Tag: ssh

Link: How To : Secure Shell (SSH) Password-less Login using SSH-Keygen

Secure Shell, as the name tells, is the open source and most secure and hence, most used protocol that is used to execute command remotely on a Linux host or to transfer files from one Linux host to another within a network using Secure Copy (SCP). Find more details about Secure Shell in our article- Secure Shell in Linux.

In this article, we will see how to setup password-less login between two Linux system to transfer files between them with the same level of security and trust.

Full article here:
How To : Secure Shell (SSH) Password-less Login using SSH-Keygen (Your Own Linux..!)

Link: SSH Dictionary Attack Prevention with iptables

…I found it is also ideal to slow down the attack when the infested host started to brute force the SSH authentication. There are many scripts/user-land daemons that perform monitoring and blocking. However in a resource limited VPS, I prefer to use something that has less demand in memory/CPU usage. IPTables recent module provides a kernel level solution with little overhead.

Full article here:
SSH Dictionary Attack Prevention with iptables (HostingFu)

Link: SSH Kung Fu

OpenSSH is an incredible tool. Though primarily relied upon as a secure alternative to plaintext remote tools like telnet or rsh, OpenSSH (hereafter referred to as plain old ssh) has become a swiss army knife of functionality for far more than just remote logins.

I rely on ssh every day for multiple purposes and feel the need to share the love for this excellent tool. What follows is a list for some of my use cases that leverage the power of ssh.

Full article here:
SSH Kung fu (Tyblog)
Generate Elliptic Curve (ECDSA) SSH Keys (scottlinux.com)

Link: Remotely copy files to and from your Raspberry Pi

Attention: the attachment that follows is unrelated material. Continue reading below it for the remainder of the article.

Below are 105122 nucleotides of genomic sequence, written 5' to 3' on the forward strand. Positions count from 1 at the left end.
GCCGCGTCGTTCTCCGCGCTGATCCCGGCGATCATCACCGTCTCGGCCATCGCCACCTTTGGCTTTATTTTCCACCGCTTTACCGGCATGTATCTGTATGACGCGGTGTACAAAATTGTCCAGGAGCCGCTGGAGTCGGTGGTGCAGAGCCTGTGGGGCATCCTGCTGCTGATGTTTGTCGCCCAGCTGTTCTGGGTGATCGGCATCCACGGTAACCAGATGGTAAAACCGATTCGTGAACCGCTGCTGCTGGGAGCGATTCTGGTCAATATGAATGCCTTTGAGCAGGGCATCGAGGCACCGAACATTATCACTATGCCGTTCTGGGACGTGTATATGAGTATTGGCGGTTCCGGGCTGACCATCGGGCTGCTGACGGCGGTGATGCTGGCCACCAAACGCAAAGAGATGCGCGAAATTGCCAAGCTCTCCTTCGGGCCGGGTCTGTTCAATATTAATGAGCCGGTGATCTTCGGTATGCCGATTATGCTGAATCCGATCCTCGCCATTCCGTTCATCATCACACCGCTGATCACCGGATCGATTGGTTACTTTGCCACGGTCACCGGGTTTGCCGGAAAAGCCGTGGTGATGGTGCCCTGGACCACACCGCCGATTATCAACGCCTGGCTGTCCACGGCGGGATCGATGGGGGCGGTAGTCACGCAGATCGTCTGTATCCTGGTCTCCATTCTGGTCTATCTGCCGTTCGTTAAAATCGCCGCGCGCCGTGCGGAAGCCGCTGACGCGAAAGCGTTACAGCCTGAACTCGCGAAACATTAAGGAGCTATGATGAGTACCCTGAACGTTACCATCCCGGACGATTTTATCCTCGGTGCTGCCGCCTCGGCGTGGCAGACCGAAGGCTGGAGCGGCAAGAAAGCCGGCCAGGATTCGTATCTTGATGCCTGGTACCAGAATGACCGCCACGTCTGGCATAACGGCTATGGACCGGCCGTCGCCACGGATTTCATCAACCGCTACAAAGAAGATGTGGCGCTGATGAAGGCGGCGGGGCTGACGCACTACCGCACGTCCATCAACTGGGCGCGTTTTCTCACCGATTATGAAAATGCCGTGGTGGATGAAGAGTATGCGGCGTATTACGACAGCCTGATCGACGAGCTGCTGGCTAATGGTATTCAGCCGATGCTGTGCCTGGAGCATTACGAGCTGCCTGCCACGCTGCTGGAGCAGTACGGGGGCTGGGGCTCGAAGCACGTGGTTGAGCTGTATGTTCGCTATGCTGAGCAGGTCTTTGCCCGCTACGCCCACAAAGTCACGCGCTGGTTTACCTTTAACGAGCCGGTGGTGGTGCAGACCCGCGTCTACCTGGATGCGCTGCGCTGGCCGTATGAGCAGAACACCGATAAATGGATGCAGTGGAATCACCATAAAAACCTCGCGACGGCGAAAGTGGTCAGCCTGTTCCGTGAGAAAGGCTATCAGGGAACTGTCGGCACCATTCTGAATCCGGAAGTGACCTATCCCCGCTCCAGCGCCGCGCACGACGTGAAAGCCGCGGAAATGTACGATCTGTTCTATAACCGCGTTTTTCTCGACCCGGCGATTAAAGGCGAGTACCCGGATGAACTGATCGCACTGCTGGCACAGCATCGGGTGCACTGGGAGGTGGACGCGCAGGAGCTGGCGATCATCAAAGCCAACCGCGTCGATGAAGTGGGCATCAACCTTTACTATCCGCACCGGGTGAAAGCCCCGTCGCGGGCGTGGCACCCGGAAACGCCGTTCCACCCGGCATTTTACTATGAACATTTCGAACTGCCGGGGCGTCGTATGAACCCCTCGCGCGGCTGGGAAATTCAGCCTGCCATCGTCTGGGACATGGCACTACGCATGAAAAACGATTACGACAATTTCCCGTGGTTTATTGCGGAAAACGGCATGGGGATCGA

Most of the time I remotely log into my Raspberry Pi. Depending on what I am doing I will either SSH into it or VNC into it, which allows me to do almost whatever I would like to.

I say almost as there is a caveat.

What happens when I want to transfer a file to or from the Raspberry Pi?

I have to find a memory stick, plug it into my computer, copy the files onto it, unplug it, plug it into my Raspberry Pi, go back to my computer, copy the files over…

Then if I happen to modify a file and want to transfer it back I go through the whole process again.

What an absolute pain!

There must be a better way… Well you will be pleased to know there is!

Full article here:
Remotely copy files to and from your Raspberry Pi (Trevor Appleton)

Link: Linux Terminal: sshfs, Remote directory over ssh

Often one wants a shared access to files across machines. Traditionally one uses the network file system (nfs). The network file server works as follows: There is an nfs server that exports some directories in its filesystem hiearchy to various nfs clients that mount these directory over the network into their file system hierarchy. As a result, each of the clients shares the directories exported by the nfs server.